I often get asked whether the treadmill or the elliptical is better. I always have to smile – as it is sort of like asking if kale or spinach is better. The answer is they both are good – for different reasons. The treadmill is more weight baring potentially burning more calories – yet the elliptical is a better overall body workout. The treadmill can be hard on your joints – although is can be easy to “just coast” on the elliptical. What is really boils down to is: what do you like? If you like the activity you are more likely to do it. And any activity is better than sitting on the couch!
Here is a bit more of a thorough review of the pros and cons of each:
Elliptical Pros and Cons
Don’t listen to people who say the elliptical can’t give you a good workout. What they’re probably referring to is someone who lets the momentum carry them forward without actually doing any work. Of course- you would never do that! As long as you focus on your perceived exertion, you can keep pushing to that place of hard work. (Perceived exertion is a way to measure how hard you’re working on a scale of 1 to 10, with 1 being lounging on the couch and 10 an all-out sprint.) Best of all, the elliptical offers a way to get a heart-pumping workout that’s low impact – a major plus if you have joint or muscle pain.
Can Vary Resistance
Can Use Arms For a Whole Body Workout
Can be easy to go into “auto-pilot” on an elliptical
Motion can be awkward for beginners
How To Get The Best Results On An Elliptical
Ok – low impact doesn’t mean low intensity. Do the work and reap the rewards. You get out of the elliptical what you put into it. You want to be working hard and breathing out of your mouth. Use these tips to get an awesome elliptical workout and lose weight:
- Watch Your Posture
Don’t slouch over the machine—stand tall and engage your core. It’s harder—but better. Don’t lean on the handrails – you are just cheating yourself out of a good workout.
- Get The Foot Positioning Down
Keep your feet in contact with the pedals the entire time. Don’t take them off the pedals – but do let the back of your heel come up a tiny bit. They shouldn’t lift entirely, but you want a rolling motion from the balls of your feet to your heels. Keep your knees slightly bent.
- Use The Handles
Using the handles and pumping up the resistance can be equally as intense as a run on the treadmill. If you want to establish and maintain ideal workout intensities, the ‘talk test’ is an informal way to measure whether you’re getting the most out of the workout. Your workout should be intense enough to make you breathe deeply and to make you feel a little winded.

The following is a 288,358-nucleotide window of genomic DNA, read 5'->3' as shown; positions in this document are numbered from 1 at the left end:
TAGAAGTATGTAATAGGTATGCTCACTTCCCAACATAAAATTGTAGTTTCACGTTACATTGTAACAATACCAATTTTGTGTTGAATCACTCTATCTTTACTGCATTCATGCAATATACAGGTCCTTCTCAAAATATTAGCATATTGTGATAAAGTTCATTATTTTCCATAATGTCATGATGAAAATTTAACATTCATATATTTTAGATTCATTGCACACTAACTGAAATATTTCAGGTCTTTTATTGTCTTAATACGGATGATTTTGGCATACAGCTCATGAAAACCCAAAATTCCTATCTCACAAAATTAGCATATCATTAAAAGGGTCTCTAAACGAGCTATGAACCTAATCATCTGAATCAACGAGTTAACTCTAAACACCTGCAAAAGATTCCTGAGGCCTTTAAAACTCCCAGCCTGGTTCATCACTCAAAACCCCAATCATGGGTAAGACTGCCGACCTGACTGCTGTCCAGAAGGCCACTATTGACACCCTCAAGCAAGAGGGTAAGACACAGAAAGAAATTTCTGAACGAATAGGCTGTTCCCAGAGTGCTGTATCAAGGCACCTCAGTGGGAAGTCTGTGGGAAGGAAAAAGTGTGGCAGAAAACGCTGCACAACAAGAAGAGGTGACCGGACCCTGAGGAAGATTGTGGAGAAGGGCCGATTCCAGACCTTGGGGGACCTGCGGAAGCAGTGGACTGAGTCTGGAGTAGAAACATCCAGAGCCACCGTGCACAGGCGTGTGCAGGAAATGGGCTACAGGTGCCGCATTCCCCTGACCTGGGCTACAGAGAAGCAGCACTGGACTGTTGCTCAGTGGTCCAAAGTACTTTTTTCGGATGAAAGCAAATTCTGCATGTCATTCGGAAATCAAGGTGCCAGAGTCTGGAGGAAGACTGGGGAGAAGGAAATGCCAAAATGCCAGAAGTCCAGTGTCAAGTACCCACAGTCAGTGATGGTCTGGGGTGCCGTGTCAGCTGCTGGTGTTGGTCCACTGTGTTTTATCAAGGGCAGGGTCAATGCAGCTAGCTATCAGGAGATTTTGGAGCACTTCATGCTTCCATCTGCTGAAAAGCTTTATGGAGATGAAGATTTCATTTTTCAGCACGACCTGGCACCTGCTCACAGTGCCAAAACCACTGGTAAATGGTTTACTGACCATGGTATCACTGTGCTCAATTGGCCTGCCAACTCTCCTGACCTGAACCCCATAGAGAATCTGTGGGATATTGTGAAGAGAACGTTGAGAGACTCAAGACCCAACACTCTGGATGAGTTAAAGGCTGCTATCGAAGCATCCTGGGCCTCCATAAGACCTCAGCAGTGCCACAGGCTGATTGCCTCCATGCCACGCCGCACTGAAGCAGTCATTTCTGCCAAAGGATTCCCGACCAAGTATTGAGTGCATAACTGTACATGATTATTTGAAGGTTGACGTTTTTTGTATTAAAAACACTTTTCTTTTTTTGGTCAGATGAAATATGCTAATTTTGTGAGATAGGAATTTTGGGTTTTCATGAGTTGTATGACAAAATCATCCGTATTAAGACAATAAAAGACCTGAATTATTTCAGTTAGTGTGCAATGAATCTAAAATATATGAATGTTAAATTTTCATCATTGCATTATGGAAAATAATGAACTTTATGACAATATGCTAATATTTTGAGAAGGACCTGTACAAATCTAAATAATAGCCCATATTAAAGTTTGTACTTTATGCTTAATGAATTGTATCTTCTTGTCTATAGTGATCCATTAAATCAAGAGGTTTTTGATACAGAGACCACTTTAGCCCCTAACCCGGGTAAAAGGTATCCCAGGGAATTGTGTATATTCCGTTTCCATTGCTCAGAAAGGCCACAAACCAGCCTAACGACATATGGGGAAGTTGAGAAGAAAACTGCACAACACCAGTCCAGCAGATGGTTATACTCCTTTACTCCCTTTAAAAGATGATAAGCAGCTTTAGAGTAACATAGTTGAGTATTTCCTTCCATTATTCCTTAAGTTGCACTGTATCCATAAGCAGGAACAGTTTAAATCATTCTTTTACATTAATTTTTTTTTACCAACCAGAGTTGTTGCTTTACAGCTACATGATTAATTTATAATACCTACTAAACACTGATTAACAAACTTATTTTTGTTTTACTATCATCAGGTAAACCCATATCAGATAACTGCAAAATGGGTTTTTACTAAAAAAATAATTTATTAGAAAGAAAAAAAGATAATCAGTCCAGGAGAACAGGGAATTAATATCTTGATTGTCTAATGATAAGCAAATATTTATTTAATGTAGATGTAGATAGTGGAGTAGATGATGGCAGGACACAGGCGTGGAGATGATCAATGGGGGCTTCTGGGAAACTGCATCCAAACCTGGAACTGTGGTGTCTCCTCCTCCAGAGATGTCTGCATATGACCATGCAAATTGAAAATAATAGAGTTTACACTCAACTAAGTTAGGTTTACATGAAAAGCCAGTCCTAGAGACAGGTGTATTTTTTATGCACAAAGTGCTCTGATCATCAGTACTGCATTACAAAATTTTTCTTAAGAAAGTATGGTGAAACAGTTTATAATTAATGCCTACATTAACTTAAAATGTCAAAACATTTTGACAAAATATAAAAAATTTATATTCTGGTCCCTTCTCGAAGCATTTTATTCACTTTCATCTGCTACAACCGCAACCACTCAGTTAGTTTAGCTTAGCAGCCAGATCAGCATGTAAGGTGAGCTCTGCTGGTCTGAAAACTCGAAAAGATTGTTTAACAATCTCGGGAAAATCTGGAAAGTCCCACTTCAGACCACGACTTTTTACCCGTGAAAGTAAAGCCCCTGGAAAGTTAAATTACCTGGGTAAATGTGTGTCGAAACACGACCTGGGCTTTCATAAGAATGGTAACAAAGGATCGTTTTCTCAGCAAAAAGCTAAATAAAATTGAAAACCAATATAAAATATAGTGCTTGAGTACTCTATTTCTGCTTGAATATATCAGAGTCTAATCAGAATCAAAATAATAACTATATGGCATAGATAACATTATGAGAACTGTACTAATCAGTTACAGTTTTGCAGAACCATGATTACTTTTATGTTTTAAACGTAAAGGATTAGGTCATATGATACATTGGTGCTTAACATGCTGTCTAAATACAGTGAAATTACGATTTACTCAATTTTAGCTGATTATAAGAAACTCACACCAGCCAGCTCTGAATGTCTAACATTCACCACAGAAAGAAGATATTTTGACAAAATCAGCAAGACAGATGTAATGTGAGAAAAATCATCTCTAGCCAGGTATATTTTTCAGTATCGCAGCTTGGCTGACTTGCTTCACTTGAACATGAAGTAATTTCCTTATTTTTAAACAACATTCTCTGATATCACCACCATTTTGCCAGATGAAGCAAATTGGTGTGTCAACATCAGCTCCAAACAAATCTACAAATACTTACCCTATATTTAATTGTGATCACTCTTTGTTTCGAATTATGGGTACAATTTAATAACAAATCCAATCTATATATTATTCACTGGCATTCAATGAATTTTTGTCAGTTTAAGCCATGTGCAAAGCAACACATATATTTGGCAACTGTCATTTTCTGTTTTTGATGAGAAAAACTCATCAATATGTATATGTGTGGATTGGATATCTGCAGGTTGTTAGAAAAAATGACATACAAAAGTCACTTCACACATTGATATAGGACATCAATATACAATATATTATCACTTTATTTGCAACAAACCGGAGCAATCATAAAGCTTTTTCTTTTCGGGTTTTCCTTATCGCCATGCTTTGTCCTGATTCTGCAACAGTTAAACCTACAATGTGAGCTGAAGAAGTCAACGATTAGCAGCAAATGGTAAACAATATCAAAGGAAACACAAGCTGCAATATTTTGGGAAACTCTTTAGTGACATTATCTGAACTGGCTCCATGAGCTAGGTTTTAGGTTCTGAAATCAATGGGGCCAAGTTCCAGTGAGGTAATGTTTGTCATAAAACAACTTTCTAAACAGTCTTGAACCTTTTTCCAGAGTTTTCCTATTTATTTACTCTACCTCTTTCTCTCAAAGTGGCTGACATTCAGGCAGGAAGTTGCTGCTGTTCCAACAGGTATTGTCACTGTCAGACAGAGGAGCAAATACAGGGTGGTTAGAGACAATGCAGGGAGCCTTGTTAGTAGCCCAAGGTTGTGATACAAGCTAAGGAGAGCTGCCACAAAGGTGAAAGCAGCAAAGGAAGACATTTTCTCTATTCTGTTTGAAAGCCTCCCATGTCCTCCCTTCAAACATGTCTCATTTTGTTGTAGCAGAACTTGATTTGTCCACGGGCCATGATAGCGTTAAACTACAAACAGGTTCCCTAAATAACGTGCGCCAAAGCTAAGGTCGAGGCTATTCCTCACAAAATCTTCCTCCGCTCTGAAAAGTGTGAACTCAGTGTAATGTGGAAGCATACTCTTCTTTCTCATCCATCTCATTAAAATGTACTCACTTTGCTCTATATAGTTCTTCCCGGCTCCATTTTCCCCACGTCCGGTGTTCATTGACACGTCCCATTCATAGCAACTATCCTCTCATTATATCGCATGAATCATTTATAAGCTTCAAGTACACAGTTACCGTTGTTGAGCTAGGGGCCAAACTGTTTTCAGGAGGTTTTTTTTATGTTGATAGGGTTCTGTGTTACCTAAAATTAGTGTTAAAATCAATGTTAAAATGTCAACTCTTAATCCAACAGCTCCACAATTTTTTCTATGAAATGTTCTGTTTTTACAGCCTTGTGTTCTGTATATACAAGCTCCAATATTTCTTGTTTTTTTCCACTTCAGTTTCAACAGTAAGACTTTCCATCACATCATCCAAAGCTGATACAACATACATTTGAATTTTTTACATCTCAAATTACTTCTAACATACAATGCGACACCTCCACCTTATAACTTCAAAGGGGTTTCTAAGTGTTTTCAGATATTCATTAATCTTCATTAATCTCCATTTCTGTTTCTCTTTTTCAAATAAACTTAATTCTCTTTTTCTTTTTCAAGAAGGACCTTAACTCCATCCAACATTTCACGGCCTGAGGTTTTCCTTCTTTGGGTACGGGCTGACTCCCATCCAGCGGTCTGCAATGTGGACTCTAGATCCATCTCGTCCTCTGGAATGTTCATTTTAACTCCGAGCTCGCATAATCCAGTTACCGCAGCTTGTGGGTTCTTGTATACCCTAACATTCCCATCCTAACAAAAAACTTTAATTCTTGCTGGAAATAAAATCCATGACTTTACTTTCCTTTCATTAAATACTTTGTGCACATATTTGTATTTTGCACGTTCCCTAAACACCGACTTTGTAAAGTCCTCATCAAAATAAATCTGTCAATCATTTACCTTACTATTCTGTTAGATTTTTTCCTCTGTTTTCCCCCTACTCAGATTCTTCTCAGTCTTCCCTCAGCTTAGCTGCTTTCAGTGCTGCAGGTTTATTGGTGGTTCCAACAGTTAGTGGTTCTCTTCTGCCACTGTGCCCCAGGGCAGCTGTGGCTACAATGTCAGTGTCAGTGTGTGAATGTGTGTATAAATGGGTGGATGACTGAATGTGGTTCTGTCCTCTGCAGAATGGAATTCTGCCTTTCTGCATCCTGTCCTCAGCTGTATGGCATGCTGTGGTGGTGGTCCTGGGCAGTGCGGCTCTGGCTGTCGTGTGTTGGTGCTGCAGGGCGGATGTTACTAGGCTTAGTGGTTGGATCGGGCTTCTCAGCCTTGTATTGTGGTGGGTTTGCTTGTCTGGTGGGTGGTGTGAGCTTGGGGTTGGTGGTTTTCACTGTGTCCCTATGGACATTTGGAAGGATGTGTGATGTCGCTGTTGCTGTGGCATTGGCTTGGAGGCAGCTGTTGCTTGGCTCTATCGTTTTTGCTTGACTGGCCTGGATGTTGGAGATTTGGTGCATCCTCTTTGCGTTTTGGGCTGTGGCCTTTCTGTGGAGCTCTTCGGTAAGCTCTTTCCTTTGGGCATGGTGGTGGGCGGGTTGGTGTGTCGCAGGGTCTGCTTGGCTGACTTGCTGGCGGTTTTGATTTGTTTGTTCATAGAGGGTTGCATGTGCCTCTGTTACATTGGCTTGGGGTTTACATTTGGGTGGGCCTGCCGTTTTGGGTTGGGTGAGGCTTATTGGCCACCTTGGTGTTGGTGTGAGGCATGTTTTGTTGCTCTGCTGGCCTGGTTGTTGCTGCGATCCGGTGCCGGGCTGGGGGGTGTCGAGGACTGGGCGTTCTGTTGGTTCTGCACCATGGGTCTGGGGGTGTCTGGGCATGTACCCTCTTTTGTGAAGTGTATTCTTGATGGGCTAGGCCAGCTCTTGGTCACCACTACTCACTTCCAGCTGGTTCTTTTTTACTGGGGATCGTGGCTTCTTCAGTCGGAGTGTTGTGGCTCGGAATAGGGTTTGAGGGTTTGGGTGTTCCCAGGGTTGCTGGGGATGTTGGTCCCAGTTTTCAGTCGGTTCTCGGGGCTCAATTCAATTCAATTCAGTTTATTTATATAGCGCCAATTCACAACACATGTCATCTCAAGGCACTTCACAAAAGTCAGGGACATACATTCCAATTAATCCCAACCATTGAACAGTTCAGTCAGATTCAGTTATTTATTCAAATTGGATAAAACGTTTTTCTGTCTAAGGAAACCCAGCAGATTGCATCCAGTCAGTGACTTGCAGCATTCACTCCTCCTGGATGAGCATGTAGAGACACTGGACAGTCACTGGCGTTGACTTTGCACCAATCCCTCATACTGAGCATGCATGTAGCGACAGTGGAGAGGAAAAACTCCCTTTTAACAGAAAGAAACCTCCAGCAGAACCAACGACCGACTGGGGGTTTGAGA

- Use Interval Training
Slow, steady-state cardio is less effective at burning fat than higher intensity intervals. Varying the resistance & intensity, you can work at a variety of different speeds at resistances. An easy interval workout is 5 minute warm up, 20 minutes of 1 minute hard and one minute easy and then a 5 minute cool down. Try it!
Treadmill Pros and Cons
The “deadmill”. You’ve heard that – right? Or you have felt that at times while you are on it. But – it doesn’t have to be that way! The treadmill is the next best thing aside from running outside—and can come in handy on days when the weather is not coorperating! The fact that most treadmill machines offer an incline option offers an added challenge and opportunity to ramp up your workout. By varying the speed and the incline, you can customize your treadmill workout in countless ways.
Can work on an incline – simulating hills outside
Get in a great run no matter the weather
High impact; not necessarily bad unless you have joint pain
Doesn’t incorporate the rest of the body
How To Get The Best Results On A Treadmill
Whether you’re a serious runner looking to log some miles indoors or you just want a solid 30-minute cardio workout, the treadmill can be your best friend. Don’t let it become the “dreadmill;” there’s no need for a treadmill workout to be boring! Use these tips to get a great cardio workout (that’s actually fun!) on the treadmill.
- Be Best Friends with the Incline
One of the best things about most treadmills is that they offer the feature to spice up your workout by adding the element of incline. Challenge yourself by walking at a brisk pace or jogging lightly at an elevated incline. It will target different muscles in your lower body (hello, glutes!) and not only challenge your aerobic abilities but tone your muscles, too!
- Use Perceived Exertion and the Talk Test
Determining your rate of Perceived Exertion (RPE) is simple: it’s based on a scale of 1 to 10 with 1 being the easiest (think lying on the sofa) and 10 being all-out effort (sprinting to catch the plane before it leaves). You can also use the “talk test” to help you determine your intensity. How easy is it to talk while you exercise? If you want a kick-butt cardio workout, you want it to be difficult carry on a conversation.
- Intervals, Intervals, Intervals
Are you sensing a theme here? On both machines, using intervals is a great way to ensure you get a solid workout. Instead of jogging at a slower pace for 30 minutes, mix it up with a few minutes of brisk walking, then comfortable jogging and a few all-out sprints. Doing these cycles of training works your heart in different heart rate zones, which not only helps your heart health but helps you burn more fat, too.
So Which One Is Better?
Ultimately both the elliptical and the treadmill can give you a great cardio workout, but you have to put in the effort. Using intervals and working hard on both machines is the key to getting a great workout. It mostly comes down to which machine you prefer, and whether or not you need a low-impact workout or not.
Move your body, put good things in and ENJOY every day!